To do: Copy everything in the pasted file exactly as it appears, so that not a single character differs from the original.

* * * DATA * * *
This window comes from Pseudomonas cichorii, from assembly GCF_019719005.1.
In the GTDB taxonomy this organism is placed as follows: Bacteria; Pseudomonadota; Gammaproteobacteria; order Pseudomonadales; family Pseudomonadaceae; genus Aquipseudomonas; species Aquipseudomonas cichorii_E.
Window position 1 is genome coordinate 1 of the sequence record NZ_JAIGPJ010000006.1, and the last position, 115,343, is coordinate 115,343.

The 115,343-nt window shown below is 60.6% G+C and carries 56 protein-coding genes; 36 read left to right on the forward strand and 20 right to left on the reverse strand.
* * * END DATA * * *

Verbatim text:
This window comes from Pseudomonas cichorii, from assembly GCF_019719005.1.
In the GTDB taxonomy this organism is placed as follows: Bacteria; Pseudomonadota; Gammaproteobacteria; order Pseudomonadales; family Pseudomonadaceae; genus Aquipseudomonas; species Aquipseudomonas cichorii_E.
Window position 1 is genome coordinate 1 of the sequence record NZ_JAIGPJ010000006.1, and the last position, 115,343, is coordinate 115,343.

The 115,343-nt window shown below is 60.6% G+C and carries 56 protein-coding genes; 36 read left to right on the forward strand and 20 right to left on the reverse strand.